The company has already taken a massive knock as the sale of alcohol is prohibited under the Disaster Regulations governing the national lockdown.
According to SAB head of communications Refilwe Masemola, their local storage facilities were close to capacity with bottled stock.
Because the production process took several weeks, the current dop, which was nearing the end of the fermentation process, may have to be dumped if SAB is not allowed to move the already bottled and packaged stock to storage depots to clear space.
If this does not happen soon, Masemola said the company would be unable to store the newly finished batches of beer and this means SAB will need to dump 130 million litres which equates to 400 million bottles.
At the start of the national lockdown to curb the spread of Covid-19, SAB had a number of batches of beer in various stages of fermentation and the movement of the batches to the different tanks was interrupted by the lockdown.
This had placed some of the company’s products at risk, said Masemola.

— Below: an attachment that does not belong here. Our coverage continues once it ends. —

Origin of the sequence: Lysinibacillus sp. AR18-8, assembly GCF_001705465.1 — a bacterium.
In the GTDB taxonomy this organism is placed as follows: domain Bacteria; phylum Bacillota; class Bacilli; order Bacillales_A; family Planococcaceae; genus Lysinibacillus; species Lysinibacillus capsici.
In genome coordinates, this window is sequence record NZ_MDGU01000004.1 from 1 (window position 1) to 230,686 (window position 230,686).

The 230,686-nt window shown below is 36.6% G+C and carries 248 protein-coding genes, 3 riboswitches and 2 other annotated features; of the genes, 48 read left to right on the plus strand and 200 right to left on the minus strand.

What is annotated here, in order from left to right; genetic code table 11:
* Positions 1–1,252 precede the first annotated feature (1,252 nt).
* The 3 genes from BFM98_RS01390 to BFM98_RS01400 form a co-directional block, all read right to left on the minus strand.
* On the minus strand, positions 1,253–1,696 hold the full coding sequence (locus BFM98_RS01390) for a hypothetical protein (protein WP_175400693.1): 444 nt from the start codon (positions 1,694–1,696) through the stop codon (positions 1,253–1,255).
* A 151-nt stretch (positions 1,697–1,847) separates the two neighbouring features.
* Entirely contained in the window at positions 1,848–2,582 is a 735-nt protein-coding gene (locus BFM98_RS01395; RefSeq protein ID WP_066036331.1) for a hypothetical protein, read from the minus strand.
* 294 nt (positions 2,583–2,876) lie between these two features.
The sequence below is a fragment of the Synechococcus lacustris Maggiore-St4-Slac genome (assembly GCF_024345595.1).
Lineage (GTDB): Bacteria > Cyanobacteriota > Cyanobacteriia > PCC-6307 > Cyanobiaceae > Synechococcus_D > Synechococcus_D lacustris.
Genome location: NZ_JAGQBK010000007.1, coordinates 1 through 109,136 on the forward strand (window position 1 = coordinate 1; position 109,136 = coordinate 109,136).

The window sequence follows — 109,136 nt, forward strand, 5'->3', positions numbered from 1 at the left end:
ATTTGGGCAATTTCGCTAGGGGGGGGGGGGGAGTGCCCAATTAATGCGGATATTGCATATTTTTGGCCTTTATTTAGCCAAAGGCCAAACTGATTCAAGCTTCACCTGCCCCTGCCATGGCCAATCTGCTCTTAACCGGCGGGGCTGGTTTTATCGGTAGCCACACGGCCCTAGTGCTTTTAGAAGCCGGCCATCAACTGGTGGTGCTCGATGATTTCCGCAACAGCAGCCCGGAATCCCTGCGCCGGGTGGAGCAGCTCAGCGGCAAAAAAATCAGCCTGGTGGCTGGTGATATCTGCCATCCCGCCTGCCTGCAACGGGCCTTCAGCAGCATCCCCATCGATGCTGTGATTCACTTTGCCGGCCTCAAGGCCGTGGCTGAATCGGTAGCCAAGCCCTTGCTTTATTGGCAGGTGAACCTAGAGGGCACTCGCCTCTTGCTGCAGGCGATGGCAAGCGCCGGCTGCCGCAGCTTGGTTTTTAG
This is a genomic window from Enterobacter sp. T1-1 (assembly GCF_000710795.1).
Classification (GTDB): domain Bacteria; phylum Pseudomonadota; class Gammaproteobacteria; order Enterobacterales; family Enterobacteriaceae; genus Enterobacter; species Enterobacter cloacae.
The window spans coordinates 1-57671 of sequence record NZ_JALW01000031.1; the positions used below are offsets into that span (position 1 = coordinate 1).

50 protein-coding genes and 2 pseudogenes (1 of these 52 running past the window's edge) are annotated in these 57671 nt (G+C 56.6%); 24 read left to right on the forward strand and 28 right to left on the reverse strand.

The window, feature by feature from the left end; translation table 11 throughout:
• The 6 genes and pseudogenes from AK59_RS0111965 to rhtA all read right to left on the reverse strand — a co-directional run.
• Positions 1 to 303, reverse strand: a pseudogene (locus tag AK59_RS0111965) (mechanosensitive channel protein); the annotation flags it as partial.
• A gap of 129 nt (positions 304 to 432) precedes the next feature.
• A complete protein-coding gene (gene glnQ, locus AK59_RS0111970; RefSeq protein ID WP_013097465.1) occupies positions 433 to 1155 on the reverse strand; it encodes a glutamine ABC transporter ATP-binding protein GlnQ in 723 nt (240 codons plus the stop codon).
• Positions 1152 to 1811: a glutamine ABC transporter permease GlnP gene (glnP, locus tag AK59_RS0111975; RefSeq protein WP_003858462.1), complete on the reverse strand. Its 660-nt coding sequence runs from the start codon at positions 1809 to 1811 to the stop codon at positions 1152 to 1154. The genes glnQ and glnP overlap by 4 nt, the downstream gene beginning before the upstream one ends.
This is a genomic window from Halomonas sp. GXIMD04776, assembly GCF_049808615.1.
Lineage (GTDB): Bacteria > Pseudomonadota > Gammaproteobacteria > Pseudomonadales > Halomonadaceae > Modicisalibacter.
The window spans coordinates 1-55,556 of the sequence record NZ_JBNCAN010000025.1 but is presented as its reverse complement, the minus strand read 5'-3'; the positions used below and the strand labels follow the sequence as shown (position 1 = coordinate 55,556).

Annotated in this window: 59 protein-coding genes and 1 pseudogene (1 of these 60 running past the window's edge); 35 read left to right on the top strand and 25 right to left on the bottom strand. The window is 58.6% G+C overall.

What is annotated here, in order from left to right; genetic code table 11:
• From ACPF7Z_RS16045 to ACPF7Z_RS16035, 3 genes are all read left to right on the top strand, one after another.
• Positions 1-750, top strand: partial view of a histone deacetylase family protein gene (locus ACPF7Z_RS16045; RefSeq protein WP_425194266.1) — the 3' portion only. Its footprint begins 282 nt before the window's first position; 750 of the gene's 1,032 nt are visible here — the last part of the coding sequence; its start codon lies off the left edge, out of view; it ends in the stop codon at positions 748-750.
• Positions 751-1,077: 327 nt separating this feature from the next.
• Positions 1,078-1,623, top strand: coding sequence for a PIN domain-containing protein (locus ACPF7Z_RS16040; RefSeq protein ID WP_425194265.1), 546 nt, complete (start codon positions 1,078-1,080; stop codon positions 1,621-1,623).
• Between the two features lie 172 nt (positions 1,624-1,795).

It says the government stands to lose up to R2 billion in excise tax, while SAB may have to shed 2000 jobs.
“If SAB has to discard its current inventory, the company would be forced to operate at about 50% capacity for four months.
“This would mean the loss of about 2000 jobs - half of SAB’s frontline workforce.
“Another 75 000 jobs would be negatively impacted through the company’s domestic supply chain.”
Disposing of the beer will also be a massive challenge and cause serious environmental risk.
The brewer has this week been publicly calling on government’s national command council to consider its request to sell under lockdown.
The brewer says a loss of R285 billion in revenues would be larger than the R229.7bn budget allocated for SA’s health sector for 2020.
Speaking to Independent Media yesterday, Hellen Ndlovu, SAB’s Director of Regulatory and Public Policy, said they are in talks and they hope the talks will yield positive results.
“We had submitted our proposal to the National Command Council, for alcohol to be sold under Lockdown Level 4, with conditions.
“We are engaging them quite extensively on the matter, and we do hope that we will reach a common ground on the matter, sooner rather than later.
“We know from experience that any regulatory measures that interfere with the normal trade of the alcohol market will result in a growth in the illicit trade so we were very apprehensive from the outset when a ban was announced.
“Also, South Africa has a fully functional illicit alcohol market which is ready to capitalise on any ban implemented,” Ndlovu said.
SAB says it has not done any new brewing since 23 March, nor have they sold, or transported for sale, any beer to anywhere in South Africa since 26 March in accordance with lockdown regulations.